Family planning during the 2020 COVID-19 pandemic survey
The CRRC team and the University of Illinois at Chicago (UIC) are collaborating on this survey to assess how the COVID-19 pandemic is impacting people’s choices surrounding fertility-related intentions, abortion, and pregnancy choices. Knowledge gained from the study may shed light on how pandemics impact pregnancy choices, allowing us to better prepare and meet the needs of people in similar situations in the future.
To find out more about the study, contact the research team at: firstname.lastname@example.org.
Women’s perspectives on the quality of abortion care in Britain
This study was undertaken by CRRC staff with the objective to better understand service-users' perceptions of quality of care in abortion services in England and Wales. From December 2018 to July 2019, we interviewed 24 women who had an abortion at a BPAS clinic. We identified 4 major themes that contributed to participant’s perception of high quality of care: 1) interpersonal interactions with staff or other patients, 2) being informed and prepared, 3) participation and choices in care and 4) accessibility. The findings of this research can be read here.
We performed a secondary analysis of the collected data to improve our understanding of service-users' preferences for abortion method. We have created a short animation to share our findings:
After Choice: FASD and 'the managed woman' (Collaborative Project)
This project takes policies, guidance and healthcare practices about Fetal Alcohol Spectrum Disorder (FASD) as its focus. It builds on previous research considering the ascendence of claims about the salience of the ‘precautionary principle’ for providing advice to women about alcohol and pregnancy.
This project is a collaboration between Professor Ellie Lee (University of Kent) and CRRC’s Rachel Arkell. For more information please see the project webpage.
The CRRC has further formed the ‘Alcohol and Pregnancy Research Network’ which welcomes academics and policy makers working in this area. Contact us for more information or to join the network.
Efficacy of a low-sensitivity urine pregnancy test (LSPT) for identifying ongoing pregnancy after medical abortion at 64 to 70 days of gestation.
This study is being undertaken by the BPAS research department. Medical abortion with mifepristone and misoprostol is safe and highly effective through 70 days gestation. However failed treatments do occur therefore it is important to identify ongoing pregnancies promptly and accurately so that they can be managed appropriately. The optimal mode of follow-up after early medical abortion is still being determined and investigators have looked at innovative ways to ensure that the abortion has been successful while reducing the burden of multiple clinic visits on women. This research aims to compare sensitivity and specificity of LSPT to ultrasound for the detection of ongoing pregnancy (defined as presence of a fetal pole with cardiac activity on ultrasound) following medical abortion in women 64-70 days gestation. Approximately 1500 women will be asked to participate, the results of which may help assess and influence BPAS’ own model of care with regard to medical abortion follow-up from 64- 70 days of gestation as well as the wider community of abortion providers.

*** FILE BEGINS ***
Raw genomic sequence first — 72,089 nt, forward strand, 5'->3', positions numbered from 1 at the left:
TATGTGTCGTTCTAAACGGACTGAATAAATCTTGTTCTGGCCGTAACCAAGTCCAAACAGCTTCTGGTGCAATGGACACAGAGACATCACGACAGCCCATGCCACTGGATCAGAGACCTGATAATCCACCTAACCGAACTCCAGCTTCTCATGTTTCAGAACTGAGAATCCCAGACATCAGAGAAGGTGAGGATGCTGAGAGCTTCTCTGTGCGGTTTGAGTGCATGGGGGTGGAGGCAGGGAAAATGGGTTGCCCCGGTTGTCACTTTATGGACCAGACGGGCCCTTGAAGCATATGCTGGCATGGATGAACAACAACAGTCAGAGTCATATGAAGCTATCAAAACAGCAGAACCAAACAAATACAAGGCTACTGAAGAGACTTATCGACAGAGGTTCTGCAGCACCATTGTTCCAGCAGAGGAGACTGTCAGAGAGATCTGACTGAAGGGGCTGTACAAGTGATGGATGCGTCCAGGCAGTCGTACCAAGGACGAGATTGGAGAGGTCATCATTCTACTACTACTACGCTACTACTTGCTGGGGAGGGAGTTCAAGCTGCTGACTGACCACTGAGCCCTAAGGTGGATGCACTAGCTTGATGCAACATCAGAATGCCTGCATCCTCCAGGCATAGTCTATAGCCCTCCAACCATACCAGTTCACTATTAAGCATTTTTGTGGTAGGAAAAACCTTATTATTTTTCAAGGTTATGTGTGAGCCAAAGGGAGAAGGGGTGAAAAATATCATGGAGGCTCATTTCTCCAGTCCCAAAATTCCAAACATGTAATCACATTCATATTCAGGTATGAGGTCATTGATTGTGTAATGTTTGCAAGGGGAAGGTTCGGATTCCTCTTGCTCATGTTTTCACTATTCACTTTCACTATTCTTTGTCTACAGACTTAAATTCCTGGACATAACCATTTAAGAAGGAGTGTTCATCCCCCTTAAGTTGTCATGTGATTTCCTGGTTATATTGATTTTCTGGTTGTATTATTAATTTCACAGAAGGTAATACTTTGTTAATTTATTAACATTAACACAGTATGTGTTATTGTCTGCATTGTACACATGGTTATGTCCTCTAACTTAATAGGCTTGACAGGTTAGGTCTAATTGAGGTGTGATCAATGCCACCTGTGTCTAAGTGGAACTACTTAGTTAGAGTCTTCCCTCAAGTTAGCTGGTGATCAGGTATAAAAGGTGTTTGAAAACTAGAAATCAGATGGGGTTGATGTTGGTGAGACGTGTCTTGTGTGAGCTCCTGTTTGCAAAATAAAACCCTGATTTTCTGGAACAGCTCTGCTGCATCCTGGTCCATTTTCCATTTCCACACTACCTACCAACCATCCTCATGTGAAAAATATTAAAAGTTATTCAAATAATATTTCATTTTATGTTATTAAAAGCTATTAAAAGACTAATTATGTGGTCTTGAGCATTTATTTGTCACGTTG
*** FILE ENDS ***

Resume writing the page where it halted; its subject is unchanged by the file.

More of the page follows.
Evaluating the cost-effectiveness of telemedicine abortion care
This project will evaluate the cost-effectiveness of a new telemedical model of abortion care which currently has temporary approval in the UK. It will form a key part of the evidence presented to the UK Secretary of State for Health and Social Care, who will shortly decide whether to permanently change the law.
Unplanned Pregnancy and Abortion Care Study
We are supporting Dr Catherine Conlon of Trinity College Dublin in evaluating Ireland’s HSE Sexual Health and Crisis Pregnancy Programme since abortion care was introduced in 2019.
Communicating the risk of taking medicines to (potentially) pregnant women post-Montgomery: A socio-legal exploration
We are collaborative partners with the University of Kent on the SeNSS PhD project: Communicating the risk of taking medicines to (potentially) pregnant women post-Montgomery: a socio-legal exploration which is being undertaken by Rachel Arkell.
We are working with researchers at the London School of Hygiene and Tropical Medicine on the SACHA study.
The objectives of this project are to:
- collate, synthesise and summarise recent evidence for innovative models of abortion care with the potential to enhance access, quality of experience and cost-effectiveness
- explore the potential for beneficial and harmful consequences of current trends in abortion provision and identify implementation strategies to harness positive outcomes of current developments and mitigate adverse outcomes
- assess the potential of General Practitioners (GPs) and non-clinician providers in abortion provision, their education and training needs and their views on innovations in care
- elicit women’s views on current experiences of abortion and on preferences for abortion techniques, models of care and sources of support
- consult decision-makers on the range of innovative abortion practices and procedures and on the potential feasibility, acceptability and sustainability of their adoption in UK health services and systems.